Article first published in the U-T San Diego.
Amid the nation-wide debate about health care and each person’s search for a safe, effective, and affordable approach is the realization that being healthy is an individual responsibility and personal endeavor.
A synopsis of an article in The Atlantic by Dr. David H. Freedman says, “the medical profession kept a cool distance from alternative medicine, which most doctors dismissed as the province of hippies and snake oil salesman.” But with health care a topic of debate at the moment, Congress, medical professionals, and the public are all weighing in on what should be included in health care. With the mandate for most everyone to have health insurance coverage in 2014 – or pay a penalty – health care options are being reanalyzed with reference to breadth of coverage and cost.
Deepak Chopra, author and founder of the Chopra Center for Wellbeing in Carlsbad, California, speaks bluntly about the medicine he was taught and the kind he now practices. His experiences highlight the sometimes-strained relationship between conventional and alternative medical practitioners. When the New England Journal of Medicine reported that Americans pay more annually for visits to alternative practitioners than to MDs, physicians expressed great concern. But there has been increased interest among a number of conventional medical professionals since National Institutes of Health studies reported that approximately 38 percent of the public is spending $34 billion dollars a year on alternative medicine out of their own pocket. Chopra makes the following very succinct statement about this issue: “No one could really object to the aims of alternative medicine, which are to bring relief to the whole patient. Sick people come to us in hopes that their suffering will end. If millions of them have been seeking holistic treatments instead of the two-pronged approach of conventional medicine – drugs and surgery – their motivation isn’t irrational.”
And yet, retired British professor Edzard Ernst, a strong supporter and practitioner of complementary medicine, is not so sure. “The real reason, I have come to conclude, is that people are being lied to. Practitioners of complementary and alternative medicine (CAM) often fail to explain what the evidence shows and does not show. It is a triumph of advertising over rationality:”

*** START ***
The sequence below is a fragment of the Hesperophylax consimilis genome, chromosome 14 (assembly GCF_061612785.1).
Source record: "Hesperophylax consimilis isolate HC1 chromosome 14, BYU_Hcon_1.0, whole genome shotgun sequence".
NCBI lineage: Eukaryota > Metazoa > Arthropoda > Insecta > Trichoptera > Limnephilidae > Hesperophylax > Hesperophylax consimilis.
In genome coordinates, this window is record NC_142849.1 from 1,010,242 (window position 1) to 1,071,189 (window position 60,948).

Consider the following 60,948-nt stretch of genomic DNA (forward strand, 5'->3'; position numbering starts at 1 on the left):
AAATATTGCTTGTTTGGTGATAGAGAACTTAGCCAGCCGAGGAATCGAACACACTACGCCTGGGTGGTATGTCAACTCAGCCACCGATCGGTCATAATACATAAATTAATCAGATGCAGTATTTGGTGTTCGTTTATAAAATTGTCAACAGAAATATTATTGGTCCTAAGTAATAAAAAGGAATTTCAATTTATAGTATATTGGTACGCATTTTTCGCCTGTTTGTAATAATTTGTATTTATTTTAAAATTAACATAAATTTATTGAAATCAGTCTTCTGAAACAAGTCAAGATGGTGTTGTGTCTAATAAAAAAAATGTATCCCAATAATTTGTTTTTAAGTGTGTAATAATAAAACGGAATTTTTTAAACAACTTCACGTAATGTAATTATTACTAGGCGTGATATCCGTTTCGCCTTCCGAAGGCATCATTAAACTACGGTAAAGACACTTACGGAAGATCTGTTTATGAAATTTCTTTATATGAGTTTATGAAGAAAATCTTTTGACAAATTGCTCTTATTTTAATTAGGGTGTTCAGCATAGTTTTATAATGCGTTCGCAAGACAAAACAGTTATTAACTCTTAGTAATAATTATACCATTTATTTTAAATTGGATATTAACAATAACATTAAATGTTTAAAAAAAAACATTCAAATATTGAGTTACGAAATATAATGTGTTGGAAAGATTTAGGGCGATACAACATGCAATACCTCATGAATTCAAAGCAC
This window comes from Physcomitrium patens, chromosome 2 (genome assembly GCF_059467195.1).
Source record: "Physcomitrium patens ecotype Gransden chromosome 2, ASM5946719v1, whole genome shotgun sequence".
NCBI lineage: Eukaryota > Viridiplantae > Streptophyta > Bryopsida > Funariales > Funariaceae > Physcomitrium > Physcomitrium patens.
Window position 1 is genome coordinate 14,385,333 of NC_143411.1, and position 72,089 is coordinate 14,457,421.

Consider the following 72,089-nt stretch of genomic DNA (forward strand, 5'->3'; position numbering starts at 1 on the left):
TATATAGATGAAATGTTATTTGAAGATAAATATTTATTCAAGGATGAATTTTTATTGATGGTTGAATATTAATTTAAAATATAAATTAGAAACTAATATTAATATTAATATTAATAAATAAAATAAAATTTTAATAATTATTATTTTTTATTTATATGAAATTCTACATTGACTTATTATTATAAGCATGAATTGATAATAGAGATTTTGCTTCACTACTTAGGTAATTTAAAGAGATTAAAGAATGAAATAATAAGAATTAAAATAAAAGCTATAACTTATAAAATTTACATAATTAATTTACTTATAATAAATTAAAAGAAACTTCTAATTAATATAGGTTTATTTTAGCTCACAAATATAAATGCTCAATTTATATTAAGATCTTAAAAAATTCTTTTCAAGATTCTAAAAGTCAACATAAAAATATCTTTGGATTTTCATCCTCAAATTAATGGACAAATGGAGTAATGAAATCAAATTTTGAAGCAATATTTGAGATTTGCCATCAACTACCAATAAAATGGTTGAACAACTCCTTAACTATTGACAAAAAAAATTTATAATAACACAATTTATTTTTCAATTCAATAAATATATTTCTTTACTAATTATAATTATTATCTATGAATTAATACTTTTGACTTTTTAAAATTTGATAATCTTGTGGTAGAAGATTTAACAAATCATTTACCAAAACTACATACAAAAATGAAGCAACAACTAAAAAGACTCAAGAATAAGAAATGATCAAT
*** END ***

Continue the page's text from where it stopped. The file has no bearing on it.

As physicians and hospital personnel who are receptive to this approach work to include alternative medicines in their treatments, they will also need to address ways for patients to be informed and be active decision makers. Hopefully, as the political leaders of our country experience grass roots support for a more holistic health care system, financial and regulatory support will be integrated into the health care insurance policies available to the public.
So just what is alternative medicine? The term is not well defined, but NIH studies name 10 alternatives: prayer, prayer for self, prayer for others, natural products, deep breathing, prayer groups, mediation, chiropractic care, yoga, massage, and diet therapies.
I consider my own system, whose roots can be traced to healings found in the New Testament, to be one of those alternatives because spiritual resources have been my main source of health care. One of the benefits of this form of health care is that I take more direct responsibility for my health, and have found that my progress is directly related to my own spiritual practice. It has provided prevention and cure that consistently reinforces the quality of my health.
If the current trend of patients asking for a variety of therapies continues, and this seems likely, it will be important for health care providers to look for ways to meet this demand, and for all options to be on the table when devising plans. Patients shouldn’t have to go outside the system to receive the care that works best for them.